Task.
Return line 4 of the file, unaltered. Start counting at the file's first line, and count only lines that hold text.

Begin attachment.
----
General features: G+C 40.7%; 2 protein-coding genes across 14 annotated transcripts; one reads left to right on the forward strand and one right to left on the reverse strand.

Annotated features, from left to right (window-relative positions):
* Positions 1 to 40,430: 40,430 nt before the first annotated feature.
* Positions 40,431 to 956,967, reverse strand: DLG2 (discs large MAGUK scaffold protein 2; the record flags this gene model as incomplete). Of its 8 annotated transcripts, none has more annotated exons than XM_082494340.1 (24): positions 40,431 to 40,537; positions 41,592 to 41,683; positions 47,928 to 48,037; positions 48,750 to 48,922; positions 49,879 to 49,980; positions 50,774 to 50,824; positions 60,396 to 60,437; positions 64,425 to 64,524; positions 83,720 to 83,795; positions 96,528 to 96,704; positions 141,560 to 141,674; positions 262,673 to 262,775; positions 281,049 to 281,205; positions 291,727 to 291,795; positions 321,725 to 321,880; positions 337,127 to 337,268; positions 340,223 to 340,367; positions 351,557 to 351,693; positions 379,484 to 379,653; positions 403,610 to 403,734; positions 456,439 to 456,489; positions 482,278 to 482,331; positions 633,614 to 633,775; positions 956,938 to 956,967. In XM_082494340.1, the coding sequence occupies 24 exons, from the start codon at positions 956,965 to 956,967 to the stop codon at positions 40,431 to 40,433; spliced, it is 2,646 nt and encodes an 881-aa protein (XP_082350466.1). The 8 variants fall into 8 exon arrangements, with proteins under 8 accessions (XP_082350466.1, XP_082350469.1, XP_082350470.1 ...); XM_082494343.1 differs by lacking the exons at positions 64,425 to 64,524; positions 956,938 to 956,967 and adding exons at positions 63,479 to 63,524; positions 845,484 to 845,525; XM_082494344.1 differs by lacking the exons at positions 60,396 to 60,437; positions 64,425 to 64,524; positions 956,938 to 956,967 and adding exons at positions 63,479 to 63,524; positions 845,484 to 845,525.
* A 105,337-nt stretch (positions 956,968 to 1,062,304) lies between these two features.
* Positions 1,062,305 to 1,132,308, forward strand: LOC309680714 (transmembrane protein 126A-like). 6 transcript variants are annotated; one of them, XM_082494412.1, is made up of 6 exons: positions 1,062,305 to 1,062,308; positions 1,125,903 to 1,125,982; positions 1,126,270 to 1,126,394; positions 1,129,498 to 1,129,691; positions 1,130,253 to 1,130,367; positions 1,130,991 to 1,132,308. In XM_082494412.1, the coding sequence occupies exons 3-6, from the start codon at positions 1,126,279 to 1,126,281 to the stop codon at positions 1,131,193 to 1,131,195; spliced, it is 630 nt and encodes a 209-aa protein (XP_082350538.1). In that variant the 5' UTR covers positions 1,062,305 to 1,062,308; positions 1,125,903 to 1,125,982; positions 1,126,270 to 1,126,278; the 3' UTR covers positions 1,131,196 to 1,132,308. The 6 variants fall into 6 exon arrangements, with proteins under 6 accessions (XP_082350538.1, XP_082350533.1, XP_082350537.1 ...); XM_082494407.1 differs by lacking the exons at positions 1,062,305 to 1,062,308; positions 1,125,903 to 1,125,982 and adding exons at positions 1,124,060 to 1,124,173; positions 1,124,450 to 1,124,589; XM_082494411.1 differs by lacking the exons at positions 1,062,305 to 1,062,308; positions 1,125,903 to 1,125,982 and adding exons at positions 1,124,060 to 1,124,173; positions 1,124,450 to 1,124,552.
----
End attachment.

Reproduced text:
* Positions 40,431 to 956,967, reverse strand: DLG2 (discs large MAGUK scaffold protein 2; the record flags this gene model as incomplete). Of its 8 annotated transcripts, none has more annotated exons than XM_082494340.1 (24): positions 40,431 to 40,537; positions 41,592 to 41,683; positions 47,928 to 48,037; positions 48,750 to 48,922; positions 49,879 to 49,980; positions 50,774 to 50,824; positions 60,396 to 60,437; positions 64,425 to 64,524; positions 83,720 to 83,795; positions 96,528 to 96,704; positions 141,560 to 141,674; positions 262,673 to 262,775; positions 281,049 to 281,205; positions 291,727 to 291,795; positions 321,725 to 321,880; positions 337,127 to 337,268; positions 340,223 to 340,367; positions 351,557 to 351,693; positions 379,484 to 379,653; positions 403,610 to 403,734; positions 456,439 to 456,489; positions 482,278 to 482,331; positions 633,614 to 633,775; positions 956,938 to 956,967. In XM_082494340.1, the coding sequence occupies 24 exons, from the start codon at positions 956,965 to 956,967 to the stop codon at positions 40,431 to 40,433; spliced, it is 2,646 nt and encodes an 881-aa protein (XP_082350466.1). The 8 variants fall into 8 exon arrangements, with proteins under 8 accessions (XP_082350466.1, XP_082350469.1, XP_082350470.1 ...); XM_082494343.1 differs by lacking the exons at positions 64,425 to 64,524; positions 956,938 to 956,967 and adding exons at positions 63,479 to 63,524; positions 845,484 to 845,525; XM_082494344.1 differs by lacking the exons at positions 60,396 to 60,437; positions 64,425 to 64,524; positions 956,938 to 956,967 and adding exons at positions 63,479 to 63,524; positions 845,484 to 845,525.